Annual figures make unwelcome reading too. Between Quarter 4 of 2014 and Quarter 4 of 2015, motor insurance prices rose by 13%. This equated to a further £78 on the typical 2014 Q4 cost of £594. During the year, male premiums rose by 15% and female premiums 11%.

Increases varied by region too. In Q4 of 2015, premiums in Northern Ireland rose most so were 18%/£125 higher than the equivalent period the previous year. Northern Ireland was followed by the: Scotland Highlands and Islands (16%/£69), Scotland East and North East (15%/£63), South East (15%/£74) and Scotland Central (15%/£70).

Steve Fletcher, Head of Data Services at Confused.com, said: “Last year gave motorists a tumultuous ride, hitting them with consistent price rises and an increase in Insurance Premium Tax”. The Automobile Association recently suggested that the former can partly be blamed on the number of suspect personal injury claims.

Insurance Premium Tax rise penalises motorists

Insurance Premium Tax rose on November 1st 2015, from 6 to 9.5%. The Association of British Insurers estimated prior to the rise that it would affect 26.5 million vehicle policies. It also claimed that the typical cost of comprehensive insurance would increase, by £13.

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The Treasury said the rise will generate a further £8.1 billion by 2021, but not all from motor insurance. Furthermore, it has a history of raising Insurance Premium Tax. In 1994 the rate was 2.5%, then it rose to 4% in 1997, to 5% in 1999, and to 6% in 2011.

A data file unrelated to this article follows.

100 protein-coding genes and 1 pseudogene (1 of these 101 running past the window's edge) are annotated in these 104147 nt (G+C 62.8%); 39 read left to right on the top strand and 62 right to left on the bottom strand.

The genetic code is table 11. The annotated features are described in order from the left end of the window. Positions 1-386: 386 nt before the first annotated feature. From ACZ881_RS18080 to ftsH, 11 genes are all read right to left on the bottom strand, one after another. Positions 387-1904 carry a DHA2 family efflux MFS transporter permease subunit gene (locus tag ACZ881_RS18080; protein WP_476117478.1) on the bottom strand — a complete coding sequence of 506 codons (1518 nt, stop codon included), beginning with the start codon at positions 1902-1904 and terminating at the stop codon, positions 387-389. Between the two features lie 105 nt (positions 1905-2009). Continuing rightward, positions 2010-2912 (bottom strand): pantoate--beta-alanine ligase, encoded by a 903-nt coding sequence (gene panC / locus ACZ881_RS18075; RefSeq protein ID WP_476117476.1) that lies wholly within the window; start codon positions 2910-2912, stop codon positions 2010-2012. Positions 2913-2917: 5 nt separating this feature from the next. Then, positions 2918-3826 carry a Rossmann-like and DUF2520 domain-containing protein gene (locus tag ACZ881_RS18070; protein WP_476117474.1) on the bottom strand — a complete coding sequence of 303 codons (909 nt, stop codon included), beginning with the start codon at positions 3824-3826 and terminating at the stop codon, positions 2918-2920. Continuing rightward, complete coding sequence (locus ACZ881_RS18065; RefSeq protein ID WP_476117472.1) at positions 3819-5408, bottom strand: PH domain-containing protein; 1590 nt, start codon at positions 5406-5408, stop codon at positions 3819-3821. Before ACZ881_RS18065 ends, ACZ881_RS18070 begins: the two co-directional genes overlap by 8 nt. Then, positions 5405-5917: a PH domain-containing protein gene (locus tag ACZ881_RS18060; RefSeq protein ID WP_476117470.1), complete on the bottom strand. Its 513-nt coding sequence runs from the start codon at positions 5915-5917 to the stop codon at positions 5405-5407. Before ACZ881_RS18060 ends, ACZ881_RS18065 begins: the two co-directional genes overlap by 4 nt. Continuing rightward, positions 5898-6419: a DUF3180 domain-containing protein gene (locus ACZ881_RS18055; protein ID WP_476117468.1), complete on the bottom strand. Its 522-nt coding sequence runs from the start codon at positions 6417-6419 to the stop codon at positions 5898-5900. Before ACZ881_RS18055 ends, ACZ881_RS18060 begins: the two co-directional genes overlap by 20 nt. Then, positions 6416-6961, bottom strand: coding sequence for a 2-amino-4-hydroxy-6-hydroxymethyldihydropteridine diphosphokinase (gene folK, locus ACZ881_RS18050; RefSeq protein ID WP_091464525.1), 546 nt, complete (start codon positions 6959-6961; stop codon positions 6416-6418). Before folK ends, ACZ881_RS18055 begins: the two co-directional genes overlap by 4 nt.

The Association's Director of General Insurance Policy, James Dalton, said of the increase at the time: “Millions of people across the country face being hit in the pocket by this rise in Insurance Premium Tax. Whether it’s a legal requirement or you want to buy extra cover, insurance is a financial safety net, not a luxury.”

He continued: "While insurance remains one of the most competitive industries in the UK, its affordability can’t be taken for granted. Further tax increases must be avoided if insurance is to remain accessible for all.”

telematics box

No respite for motorists

Confused.com's Steve Fletcher added: “Unfortunately for motorists, we’ve now seen 11 consecutive months with no premium decreases which would suggest that the trend is likely to continue. If this is to be the case, we would expect the average comprehensive cover premium to soon exceed the £858 per-year high we saw during 2011.” 

On this basis, it is no surprise that motorists turn to telematics cover to cut costs. Further steps that might be beneficial include:

  • adding experienced named drivers to the policy,
  • limiting mileage,
  • earning a no-claims bonus,
  • avoiding after market modifications,
  • completing the Pass Plus course,
  • increasing the excess (amount paid towards a claim),
  • driving sensibly to avoid penalty points,
  • picking a car with a low insurance group rating, e.g. 7 of 50.